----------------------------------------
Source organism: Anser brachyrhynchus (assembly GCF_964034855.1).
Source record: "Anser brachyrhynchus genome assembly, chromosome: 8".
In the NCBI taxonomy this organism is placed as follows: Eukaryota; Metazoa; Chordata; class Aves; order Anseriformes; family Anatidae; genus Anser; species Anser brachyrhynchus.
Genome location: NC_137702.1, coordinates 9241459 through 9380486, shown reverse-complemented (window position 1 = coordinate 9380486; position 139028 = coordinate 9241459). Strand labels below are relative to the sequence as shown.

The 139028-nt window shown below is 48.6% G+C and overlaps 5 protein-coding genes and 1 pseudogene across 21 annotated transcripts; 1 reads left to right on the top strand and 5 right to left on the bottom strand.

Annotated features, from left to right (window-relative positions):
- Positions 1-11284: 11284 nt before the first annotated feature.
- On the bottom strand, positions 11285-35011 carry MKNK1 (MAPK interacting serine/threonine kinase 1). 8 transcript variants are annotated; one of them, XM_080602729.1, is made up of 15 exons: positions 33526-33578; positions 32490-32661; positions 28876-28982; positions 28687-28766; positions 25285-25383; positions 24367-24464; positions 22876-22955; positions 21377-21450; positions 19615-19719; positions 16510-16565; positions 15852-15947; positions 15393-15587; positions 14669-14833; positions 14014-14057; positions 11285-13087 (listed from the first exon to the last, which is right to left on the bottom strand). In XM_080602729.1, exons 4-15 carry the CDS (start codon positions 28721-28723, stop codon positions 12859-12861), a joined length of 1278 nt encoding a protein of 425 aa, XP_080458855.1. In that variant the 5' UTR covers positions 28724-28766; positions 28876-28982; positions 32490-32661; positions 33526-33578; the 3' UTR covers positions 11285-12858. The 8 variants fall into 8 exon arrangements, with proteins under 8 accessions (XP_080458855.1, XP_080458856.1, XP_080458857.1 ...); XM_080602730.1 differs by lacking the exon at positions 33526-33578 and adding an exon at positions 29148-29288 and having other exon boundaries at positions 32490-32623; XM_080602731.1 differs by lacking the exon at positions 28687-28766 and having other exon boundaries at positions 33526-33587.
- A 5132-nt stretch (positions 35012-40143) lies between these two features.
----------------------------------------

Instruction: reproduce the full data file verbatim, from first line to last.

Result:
Source organism: Anser brachyrhynchus (assembly GCF_964034855.1).
Source record: "Anser brachyrhynchus genome assembly, chromosome: 8".
In the NCBI taxonomy this organism is placed as follows: Eukaryota; Metazoa; Chordata; class Aves; order Anseriformes; family Anatidae; genus Anser; species Anser brachyrhynchus.
Genome location: NC_137702.1, coordinates 9241459 through 9380486, shown reverse-complemented (window position 1 = coordinate 9380486; position 139028 = coordinate 9241459). Strand labels below are relative to the sequence as shown.

The 139028-nt window shown below is 48.6% G+C and overlaps 5 protein-coding genes and 1 pseudogene across 21 annotated transcripts; 1 reads left to right on the top strand and 5 right to left on the bottom strand.

Annotated features, from left to right (window-relative positions):
- Positions 1-11284: 11284 nt before the first annotated feature.
- On the bottom strand, positions 11285-35011 carry MKNK1 (MAPK interacting serine/threonine kinase 1). 8 transcript variants are annotated; one of them, XM_080602729.1, is made up of 15 exons: positions 33526-33578; positions 32490-32661; positions 28876-28982; positions 28687-28766; positions 25285-25383; positions 24367-24464; positions 22876-22955; positions 21377-21450; positions 19615-19719; positions 16510-16565; positions 15852-15947; positions 15393-15587; positions 14669-14833; positions 14014-14057; positions 11285-13087 (listed from the first exon to the last, which is right to left on the bottom strand). In XM_080602729.1, exons 4-15 carry the CDS (start codon positions 28721-28723, stop codon positions 12859-12861), a joined length of 1278 nt encoding a protein of 425 aa, XP_080458855.1. In that variant the 5' UTR covers positions 28724-28766; positions 28876-28982; positions 32490-32661; positions 33526-33578; the 3' UTR covers positions 11285-12858. The 8 variants fall into 8 exon arrangements, with proteins under 8 accessions (XP_080458855.1, XP_080458856.1, XP_080458857.1 ...); XM_080602730.1 differs by lacking the exon at positions 33526-33578 and adding an exon at positions 29148-29288 and having other exon boundaries at positions 32490-32623; XM_080602731.1 differs by lacking the exon at positions 28687-28766 and having other exon boundaries at positions 33526-33587.
- A 5132-nt stretch (positions 35012-40143) lies between these two features.